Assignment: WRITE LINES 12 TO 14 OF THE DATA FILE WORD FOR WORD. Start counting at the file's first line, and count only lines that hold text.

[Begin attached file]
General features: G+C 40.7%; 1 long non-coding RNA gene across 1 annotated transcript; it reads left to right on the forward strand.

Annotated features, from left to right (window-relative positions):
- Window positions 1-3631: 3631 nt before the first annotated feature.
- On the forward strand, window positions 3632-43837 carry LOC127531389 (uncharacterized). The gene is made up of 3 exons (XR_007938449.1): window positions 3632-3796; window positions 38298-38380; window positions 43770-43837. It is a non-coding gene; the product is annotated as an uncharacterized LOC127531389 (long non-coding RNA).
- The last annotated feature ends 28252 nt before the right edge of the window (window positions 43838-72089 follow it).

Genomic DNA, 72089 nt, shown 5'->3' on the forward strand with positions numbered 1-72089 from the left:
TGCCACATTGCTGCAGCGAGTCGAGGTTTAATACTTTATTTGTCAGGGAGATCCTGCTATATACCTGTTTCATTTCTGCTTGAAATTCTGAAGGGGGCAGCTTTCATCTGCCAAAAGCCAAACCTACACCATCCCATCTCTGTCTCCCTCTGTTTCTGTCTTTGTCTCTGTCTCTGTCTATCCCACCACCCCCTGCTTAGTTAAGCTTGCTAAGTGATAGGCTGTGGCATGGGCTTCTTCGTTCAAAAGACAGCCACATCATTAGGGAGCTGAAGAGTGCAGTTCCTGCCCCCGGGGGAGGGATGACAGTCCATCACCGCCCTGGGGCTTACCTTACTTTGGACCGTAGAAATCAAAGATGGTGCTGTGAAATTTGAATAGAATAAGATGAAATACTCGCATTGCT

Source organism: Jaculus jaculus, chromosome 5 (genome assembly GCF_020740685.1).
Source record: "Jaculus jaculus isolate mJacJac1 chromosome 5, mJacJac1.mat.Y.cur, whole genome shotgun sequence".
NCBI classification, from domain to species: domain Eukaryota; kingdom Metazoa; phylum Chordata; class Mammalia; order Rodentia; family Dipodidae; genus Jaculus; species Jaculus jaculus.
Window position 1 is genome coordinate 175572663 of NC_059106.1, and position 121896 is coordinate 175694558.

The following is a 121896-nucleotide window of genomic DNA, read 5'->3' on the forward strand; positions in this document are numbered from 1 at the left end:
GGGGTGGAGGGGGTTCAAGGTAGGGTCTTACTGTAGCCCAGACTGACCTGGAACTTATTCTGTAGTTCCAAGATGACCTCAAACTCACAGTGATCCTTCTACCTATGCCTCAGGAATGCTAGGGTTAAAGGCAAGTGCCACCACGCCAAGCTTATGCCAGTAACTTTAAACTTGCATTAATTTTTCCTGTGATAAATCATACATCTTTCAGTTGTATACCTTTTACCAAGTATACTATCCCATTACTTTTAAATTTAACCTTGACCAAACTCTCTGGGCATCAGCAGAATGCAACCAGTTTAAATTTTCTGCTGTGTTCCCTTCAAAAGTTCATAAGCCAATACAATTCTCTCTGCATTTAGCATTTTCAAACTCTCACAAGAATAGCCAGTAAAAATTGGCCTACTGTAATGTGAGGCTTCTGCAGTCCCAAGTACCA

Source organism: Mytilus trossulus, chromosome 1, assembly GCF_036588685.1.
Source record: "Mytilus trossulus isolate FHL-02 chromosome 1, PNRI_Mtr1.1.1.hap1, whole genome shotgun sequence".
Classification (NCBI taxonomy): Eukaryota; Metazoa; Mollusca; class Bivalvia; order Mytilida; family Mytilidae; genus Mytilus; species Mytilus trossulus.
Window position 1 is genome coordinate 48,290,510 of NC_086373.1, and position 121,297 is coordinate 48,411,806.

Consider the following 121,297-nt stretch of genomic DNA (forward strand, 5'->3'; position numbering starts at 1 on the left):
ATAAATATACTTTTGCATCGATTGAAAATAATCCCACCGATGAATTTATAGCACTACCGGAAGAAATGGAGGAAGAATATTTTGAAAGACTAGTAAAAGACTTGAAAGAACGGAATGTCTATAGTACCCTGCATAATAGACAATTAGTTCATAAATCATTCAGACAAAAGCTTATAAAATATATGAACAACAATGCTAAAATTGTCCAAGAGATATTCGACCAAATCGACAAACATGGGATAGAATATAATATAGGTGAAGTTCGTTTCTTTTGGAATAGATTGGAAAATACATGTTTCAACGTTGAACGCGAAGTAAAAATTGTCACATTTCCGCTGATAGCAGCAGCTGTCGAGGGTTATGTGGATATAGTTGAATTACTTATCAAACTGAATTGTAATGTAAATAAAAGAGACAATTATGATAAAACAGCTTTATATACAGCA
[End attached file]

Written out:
The following is a 121896-nucleotide window of genomic DNA, read 5'->3' on the forward strand; positions in this document are numbered from 1 at the left end:
GGGGTGGAGGGGGTTCAAGGTAGGGTCTTACTGTAGCCCAGACTGACCTGGAACTTATTCTGTAGTTCCAAGATGACCTCAAACTCACAGTGATCCTTCTACCTATGCCTCAGGAATGCTAGGGTTAAAGGCAAGTGCCACCACGCCAAGCTTATGCCAGTAACTTTAAACTTGCATTAATTTTTCCTGTGATAAATCATACATCTTTCAGTTGTATACCTTTTACCAAGTATACTATCCCATTACTTTTAAATTTAACCTTGACCAAACTCTCTGGGCATCAGCAGAATGCAACCAGTTTAAATTTTCTGCTGTGTTCCCTTCAAAAGTTCATAAGCCAATACAATTCTCTCTGCATTTAGCATTTTCAAACTCTCACAAGAATAGCCAGTAAAAATTGGCCTACTGTAATGTGAGGCTTCTGCAGTCCCAAGTACCA

Source organism: Mytilus trossulus, chromosome 1, assembly GCF_036588685.1.